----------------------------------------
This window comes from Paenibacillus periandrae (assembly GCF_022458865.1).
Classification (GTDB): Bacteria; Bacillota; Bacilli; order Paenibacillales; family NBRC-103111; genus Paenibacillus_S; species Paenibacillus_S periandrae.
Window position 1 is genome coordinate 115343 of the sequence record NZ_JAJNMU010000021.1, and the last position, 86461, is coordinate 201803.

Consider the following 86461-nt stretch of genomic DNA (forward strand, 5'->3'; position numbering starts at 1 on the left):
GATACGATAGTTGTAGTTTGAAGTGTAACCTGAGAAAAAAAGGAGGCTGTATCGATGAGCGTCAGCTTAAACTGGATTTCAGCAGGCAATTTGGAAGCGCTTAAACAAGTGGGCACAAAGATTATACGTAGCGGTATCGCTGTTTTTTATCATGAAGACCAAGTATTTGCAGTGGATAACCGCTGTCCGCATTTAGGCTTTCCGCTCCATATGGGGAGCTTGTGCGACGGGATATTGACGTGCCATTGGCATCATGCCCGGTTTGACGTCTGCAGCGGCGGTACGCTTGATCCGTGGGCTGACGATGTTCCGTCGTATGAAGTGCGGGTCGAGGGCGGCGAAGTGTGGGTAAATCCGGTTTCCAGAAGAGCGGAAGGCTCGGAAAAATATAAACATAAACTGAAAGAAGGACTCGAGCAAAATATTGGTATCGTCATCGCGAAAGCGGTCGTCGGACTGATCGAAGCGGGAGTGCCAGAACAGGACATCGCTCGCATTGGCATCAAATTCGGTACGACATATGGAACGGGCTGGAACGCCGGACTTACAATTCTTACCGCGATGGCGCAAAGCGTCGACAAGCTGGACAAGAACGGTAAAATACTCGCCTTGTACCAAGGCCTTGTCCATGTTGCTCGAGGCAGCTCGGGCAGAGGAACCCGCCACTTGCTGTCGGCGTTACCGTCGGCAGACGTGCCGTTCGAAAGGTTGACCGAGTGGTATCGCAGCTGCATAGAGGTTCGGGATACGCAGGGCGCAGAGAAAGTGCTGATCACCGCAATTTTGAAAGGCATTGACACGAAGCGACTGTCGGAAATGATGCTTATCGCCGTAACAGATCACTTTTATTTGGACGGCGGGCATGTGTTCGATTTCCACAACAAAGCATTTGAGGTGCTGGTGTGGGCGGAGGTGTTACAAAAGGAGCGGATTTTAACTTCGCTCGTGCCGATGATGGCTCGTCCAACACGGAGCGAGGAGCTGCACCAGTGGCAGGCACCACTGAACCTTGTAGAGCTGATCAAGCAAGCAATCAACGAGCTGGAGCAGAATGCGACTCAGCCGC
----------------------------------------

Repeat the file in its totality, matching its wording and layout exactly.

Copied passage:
This window comes from Paenibacillus periandrae (assembly GCF_022458865.1).
Classification (GTDB): Bacteria; Bacillota; Bacilli; order Paenibacillales; family NBRC-103111; genus Paenibacillus_S; species Paenibacillus_S periandrae.
Window position 1 is genome coordinate 115343 of the sequence record NZ_JAJNMU010000021.1, and the last position, 86461, is coordinate 201803.

Consider the following 86461-nt stretch of genomic DNA (forward strand, 5'->3'; position numbering starts at 1 on the left):
GATACGATAGTTGTAGTTTGAAGTGTAACCTGAGAAAAAAAGGAGGCTGTATCGATGAGCGTCAGCTTAAACTGGATTTCAGCAGGCAATTTGGAAGCGCTTAAACAAGTGGGCACAAAGATTATACGTAGCGGTATCGCTGTTTTTTATCATGAAGACCAAGTATTTGCAGTGGATAACCGCTGTCCGCATTTAGGCTTTCCGCTCCATATGGGGAGCTTGTGCGACGGGATATTGACGTGCCATTGGCATCATGCCCGGTTTGACGTCTGCAGCGGCGGTACGCTTGATCCGTGGGCTGACGATGTTCCGTCGTATGAAGTGCGGGTCGAGGGCGGCGAAGTGTGGGTAAATCCGGTTTCCAGAAGAGCGGAAGGCTCGGAAAAATATAAACATAAACTGAAAGAAGGACTCGAGCAAAATATTGGTATCGTCATCGCGAAAGCGGTCGTCGGACTGATCGAAGCGGGAGTGCCAGAACAGGACATCGCTCGCATTGGCATCAAATTCGGTACGACATATGGAACGGGCTGGAACGCCGGACTTACAATTCTTACCGCGATGGCGCAAAGCGTCGACAAGCTGGACAAGAACGGTAAAATACTCGCCTTGTACCAAGGCCTTGTCCATGTTGCTCGAGGCAGCTCGGGCAGAGGAACCCGCCACTTGCTGTCGGCGTTACCGTCGGCAGACGTGCCGTTCGAAAGGTTGACCGAGTGGTATCGCAGCTGCATAGAGGTTCGGGATACGCAGGGCGCAGAGAAAGTGCTGATCACCGCAATTTTGAAAGGCATTGACACGAAGCGACTGTCGGAAATGATGCTTATCGCCGTAACAGATCACTTTTATTTGGACGGCGGGCATGTGTTCGATTTCCACAACAAAGCATTTGAGGTGCTGGTGTGGGCGGAGGTGTTACAAAAGGAGCGGATTTTAACTTCGCTCGTGCCGATGATGGCTCGTCCAACACGGAGCGAGGAGCTGCACCAGTGGCAGGCACCACTGAACCTTGTAGAGCTGATCAAGCAAGCAATCAACGAGCTGGAGCAGAATGCGACTCAGCCGC